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Details Emerge on Troubles at Wells Fargo Wealth Unit

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Photo: Daniel Tepper/Bloomberg

A clearer picture is emerging about how aggressive sales goals may have caused problems for clients in Wells Fargo’s wealth management unit, according to a lengthy report Friday in The Wall Street Journal.

(Check out Investment Advisor magazine’s latest cover story, When Will Wells Fargo’s Scandals End?)

Financial advisors encouraged investors to move funds into products in order to generate extra fees, more revenue and larger bonuses, the paper said, after speaking with some 25 former employees and reviews bank documents. Wells Fargo Private Bank clients, for instance, were urged to put their money into alternative-investment funds owned by the bank.

“We are committed to thorough reviews of Wealth and Investment Management …,” the bank said in a statement shared with ThinkAdvisor. “Our top priority is to rebuild trust with all of our stakeholders. … We are making significant progress in our work to identify and fix any issues, make things right, and build a better, stronger company.”

This investigation of issues was first disclosed by Wells Fargo in a regulatory filing on March 1. This was about six months after four Wells Fargo financial advisors in Arizona reached out to regulators about issues within the unit and two months after two FAs in California sent a formal complaint to the Securities and Exchange Commission in which they alleged similar problems.

“The investigations show the difficulties Wells Fargo is facing as it tries to put its sales-practices problems behind it,” the Journal explained. The concerns cited with the bank’s wealth-management division also highlight how pervasive issues at Wells Fargo have become.”

Some clients in the wealth unit had their assets moved between certificates of deposit and structured notes or invested in ways that would allow Wells Fargo to earn higher fees, former and current employees told the paper.

Such activities involved “unclear fee arrangements,” according sources who spoke with the Journal. After getting the client’s initial sign-off, advisors often would “make multiple changes to accounts without having to update the customer” and that led to more fees.

Wells Fargo disagrees with this characterization. Across the Wealth and Investment Management unit,  the bank said: “While different types of accounts have different fees, all fees are fully disclosed. We are committed to transparency as we work with our clients to help them realize their financial goals.”

The paper’s report highlights how the private bank came in for special attention: Clients with $2 million or more in assets were pushed onto the higher-fee Investment Fiduciary Services platform.

In addition, there were quotas tied to alternative investments involving hedge funds and private equity, for instance, the paper says, citing employees and internal bank documents; investments in products like the GAI Agility Income Fund and GAI Corbin Multi-Strategy Fund, majority owned by Wells Fargo, meant the bank was able to pick up management fees. The bank, though, says that all clients did pay such fees and that some fees are being refunded.

The Scene in Phoenix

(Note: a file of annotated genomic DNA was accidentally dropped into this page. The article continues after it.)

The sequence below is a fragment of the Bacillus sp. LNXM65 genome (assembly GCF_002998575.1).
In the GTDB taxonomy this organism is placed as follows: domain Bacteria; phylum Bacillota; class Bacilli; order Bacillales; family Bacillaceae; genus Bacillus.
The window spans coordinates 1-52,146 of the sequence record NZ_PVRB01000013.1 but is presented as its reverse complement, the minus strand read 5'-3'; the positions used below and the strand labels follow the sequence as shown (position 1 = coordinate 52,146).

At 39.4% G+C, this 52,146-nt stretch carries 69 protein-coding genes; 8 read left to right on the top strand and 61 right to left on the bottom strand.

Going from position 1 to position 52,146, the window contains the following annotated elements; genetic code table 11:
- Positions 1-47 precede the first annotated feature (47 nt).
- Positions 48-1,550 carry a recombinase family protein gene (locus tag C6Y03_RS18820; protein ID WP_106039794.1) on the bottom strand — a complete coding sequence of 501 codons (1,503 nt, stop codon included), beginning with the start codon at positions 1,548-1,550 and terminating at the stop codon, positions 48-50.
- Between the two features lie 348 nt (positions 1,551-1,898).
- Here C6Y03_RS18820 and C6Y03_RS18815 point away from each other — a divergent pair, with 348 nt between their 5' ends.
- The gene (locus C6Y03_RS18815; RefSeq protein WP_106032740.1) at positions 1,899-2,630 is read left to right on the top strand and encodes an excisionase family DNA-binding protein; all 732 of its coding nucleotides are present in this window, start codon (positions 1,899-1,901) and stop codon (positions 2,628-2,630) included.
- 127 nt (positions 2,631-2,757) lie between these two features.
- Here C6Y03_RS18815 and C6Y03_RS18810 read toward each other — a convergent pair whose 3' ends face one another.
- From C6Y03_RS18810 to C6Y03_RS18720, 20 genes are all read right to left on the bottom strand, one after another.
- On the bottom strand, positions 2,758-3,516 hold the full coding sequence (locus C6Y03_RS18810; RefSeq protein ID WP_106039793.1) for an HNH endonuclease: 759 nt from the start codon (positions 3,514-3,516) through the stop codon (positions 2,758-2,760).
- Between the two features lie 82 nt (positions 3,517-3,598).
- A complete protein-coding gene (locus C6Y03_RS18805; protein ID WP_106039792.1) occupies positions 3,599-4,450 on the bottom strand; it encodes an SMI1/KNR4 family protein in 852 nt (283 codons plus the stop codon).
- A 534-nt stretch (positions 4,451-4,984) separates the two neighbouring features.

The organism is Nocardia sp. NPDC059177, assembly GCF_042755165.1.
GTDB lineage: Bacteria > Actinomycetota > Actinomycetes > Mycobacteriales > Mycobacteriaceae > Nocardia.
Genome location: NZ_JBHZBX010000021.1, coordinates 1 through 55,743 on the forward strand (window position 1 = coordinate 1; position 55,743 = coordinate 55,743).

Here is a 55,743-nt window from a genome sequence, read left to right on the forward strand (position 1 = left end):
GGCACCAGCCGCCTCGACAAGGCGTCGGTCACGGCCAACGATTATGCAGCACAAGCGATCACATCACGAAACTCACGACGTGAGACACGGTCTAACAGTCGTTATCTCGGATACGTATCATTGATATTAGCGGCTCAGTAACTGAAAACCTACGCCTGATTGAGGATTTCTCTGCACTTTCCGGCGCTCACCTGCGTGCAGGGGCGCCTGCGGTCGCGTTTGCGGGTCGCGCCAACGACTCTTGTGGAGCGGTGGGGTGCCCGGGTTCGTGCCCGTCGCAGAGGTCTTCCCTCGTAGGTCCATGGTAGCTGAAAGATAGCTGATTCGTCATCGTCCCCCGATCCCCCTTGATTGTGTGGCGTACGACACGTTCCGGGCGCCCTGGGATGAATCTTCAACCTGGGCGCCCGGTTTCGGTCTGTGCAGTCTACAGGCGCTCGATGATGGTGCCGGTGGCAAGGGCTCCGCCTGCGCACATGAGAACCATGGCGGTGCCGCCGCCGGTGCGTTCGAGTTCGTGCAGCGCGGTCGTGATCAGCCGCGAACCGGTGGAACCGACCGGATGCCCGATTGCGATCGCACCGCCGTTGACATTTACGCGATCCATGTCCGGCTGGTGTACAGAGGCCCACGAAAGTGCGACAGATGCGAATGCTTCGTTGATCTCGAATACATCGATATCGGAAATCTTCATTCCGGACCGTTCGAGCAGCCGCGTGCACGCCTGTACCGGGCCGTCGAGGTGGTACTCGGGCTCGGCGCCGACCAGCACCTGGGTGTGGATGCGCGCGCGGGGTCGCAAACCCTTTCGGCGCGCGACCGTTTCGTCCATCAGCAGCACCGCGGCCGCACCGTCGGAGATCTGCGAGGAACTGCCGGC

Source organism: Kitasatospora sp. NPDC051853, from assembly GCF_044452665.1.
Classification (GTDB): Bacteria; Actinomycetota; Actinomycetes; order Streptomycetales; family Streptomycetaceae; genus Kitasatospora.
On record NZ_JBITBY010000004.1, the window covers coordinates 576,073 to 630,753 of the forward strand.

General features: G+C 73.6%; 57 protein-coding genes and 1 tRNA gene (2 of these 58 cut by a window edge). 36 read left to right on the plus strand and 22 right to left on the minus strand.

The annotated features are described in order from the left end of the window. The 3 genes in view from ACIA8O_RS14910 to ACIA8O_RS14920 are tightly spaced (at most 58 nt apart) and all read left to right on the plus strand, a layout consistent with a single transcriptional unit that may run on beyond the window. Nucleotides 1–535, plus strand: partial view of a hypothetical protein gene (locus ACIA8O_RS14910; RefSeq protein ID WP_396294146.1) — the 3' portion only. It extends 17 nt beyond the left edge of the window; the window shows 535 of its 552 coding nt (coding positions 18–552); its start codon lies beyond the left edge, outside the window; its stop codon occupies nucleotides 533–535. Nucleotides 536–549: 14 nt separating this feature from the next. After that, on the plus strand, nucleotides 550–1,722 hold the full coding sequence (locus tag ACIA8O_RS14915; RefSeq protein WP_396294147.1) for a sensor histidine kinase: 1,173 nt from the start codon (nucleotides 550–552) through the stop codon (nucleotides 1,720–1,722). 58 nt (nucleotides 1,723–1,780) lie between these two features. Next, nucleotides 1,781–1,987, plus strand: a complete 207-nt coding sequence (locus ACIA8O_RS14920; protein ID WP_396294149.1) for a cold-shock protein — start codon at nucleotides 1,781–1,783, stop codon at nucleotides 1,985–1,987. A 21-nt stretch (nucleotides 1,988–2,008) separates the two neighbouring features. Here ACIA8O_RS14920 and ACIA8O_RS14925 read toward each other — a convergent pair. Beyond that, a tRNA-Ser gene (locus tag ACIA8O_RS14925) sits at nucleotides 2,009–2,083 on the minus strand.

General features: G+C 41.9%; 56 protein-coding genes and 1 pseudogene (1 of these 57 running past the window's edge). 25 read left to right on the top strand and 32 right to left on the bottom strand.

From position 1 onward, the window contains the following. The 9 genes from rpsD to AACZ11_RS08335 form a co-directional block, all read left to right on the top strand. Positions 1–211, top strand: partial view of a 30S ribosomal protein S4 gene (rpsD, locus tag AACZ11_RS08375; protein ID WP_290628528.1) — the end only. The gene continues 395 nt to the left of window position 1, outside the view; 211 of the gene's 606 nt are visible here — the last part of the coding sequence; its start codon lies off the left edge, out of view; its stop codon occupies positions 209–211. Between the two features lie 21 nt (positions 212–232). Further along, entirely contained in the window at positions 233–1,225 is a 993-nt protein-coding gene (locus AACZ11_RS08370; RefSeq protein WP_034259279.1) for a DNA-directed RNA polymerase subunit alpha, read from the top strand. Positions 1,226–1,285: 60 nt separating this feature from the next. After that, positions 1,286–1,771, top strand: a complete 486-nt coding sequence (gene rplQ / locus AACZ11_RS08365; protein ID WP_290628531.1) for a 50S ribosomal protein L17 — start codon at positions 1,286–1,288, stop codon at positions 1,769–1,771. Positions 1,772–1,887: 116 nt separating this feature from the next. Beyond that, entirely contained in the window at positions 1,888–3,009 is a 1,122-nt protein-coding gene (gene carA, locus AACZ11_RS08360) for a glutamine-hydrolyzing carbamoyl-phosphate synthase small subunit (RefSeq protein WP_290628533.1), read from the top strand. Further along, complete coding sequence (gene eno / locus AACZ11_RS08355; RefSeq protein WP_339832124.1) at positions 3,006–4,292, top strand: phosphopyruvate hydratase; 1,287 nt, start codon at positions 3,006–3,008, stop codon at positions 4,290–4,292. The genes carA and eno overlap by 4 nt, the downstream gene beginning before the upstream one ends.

In one area of Phoenix, the East Valley, advisors had yearly sales goals of $64,000 for private-bank clients with more than $2.5 million on the Investment Fiduciary Services platform, the paper says. Those who missed the target could not stay in “top branches.”

One former regional manager, Mahes Prasad, left the bank earlier this year, and his Financial Industry Regulatory Authority records state that he was under review for alleged “inappropriate referrals or recommendations or whether he failed to supervise any inappropriate referrals or recommendations.”

Prasad told the Journal that he quit for “personal reasons” and did not push advisors to “sell, refer or recommend inappropriate solutions to clients or move advisors to other branches if they didn’t achieve sales goals,” according to the paper.

From 2012 and 2015, some Wells Fargo advisors were able to earn bonuses of 15% or more if they increased revenues by 15% each year, and the bank put aside some $250 million for these Growth Awards, the Journal says. However, some advisors “used loopholes to reach the lofty — and in some cases unattainable — goals, [and] Wells Fargo had to pay out more than $750 million between 2012 and 2015.”

The year 2015 was known as “the year of the annuity,” for instance, and some advisors moved clients out of annuities with sizable surrender charges into other products that had yearly fees of 1% to 1.5%, employees told the paper.

There also appear to be problems tied to Envision plans, which focused on clients’ life goals and helped some advisors earn higher payouts via deferred compensation, according to the report. Wells Fargo employees added incorrect or made-up details to inflate their numbers.

“At Wells Fargo Wealth and Investment Management, we are committed to taking care of our clients’ financial needs every day and take seriously our responsibility to help them preserve and invest their hard-earned savings,” the bank said in a statement. “Our primary goal is to be a trusted advisor to our clients and to act in their best interest. We have supervisory processes and controls in place; if a team member were to act in a manner not in line with our values and our policies, we would take appropriate action.”

At least one advisor disagrees. Commenting on the Journal’s website, Zeb Long explained: “When I was  an advisor with AG Edwards, they always said, ‘Your clients are yours, do what you think is best for them.’ When Wachovia/Wells Fargo bought A. G. Edwards [in 2008], they basically said, ‘Your clients are really our clients. Put them onto our platforms.’ “


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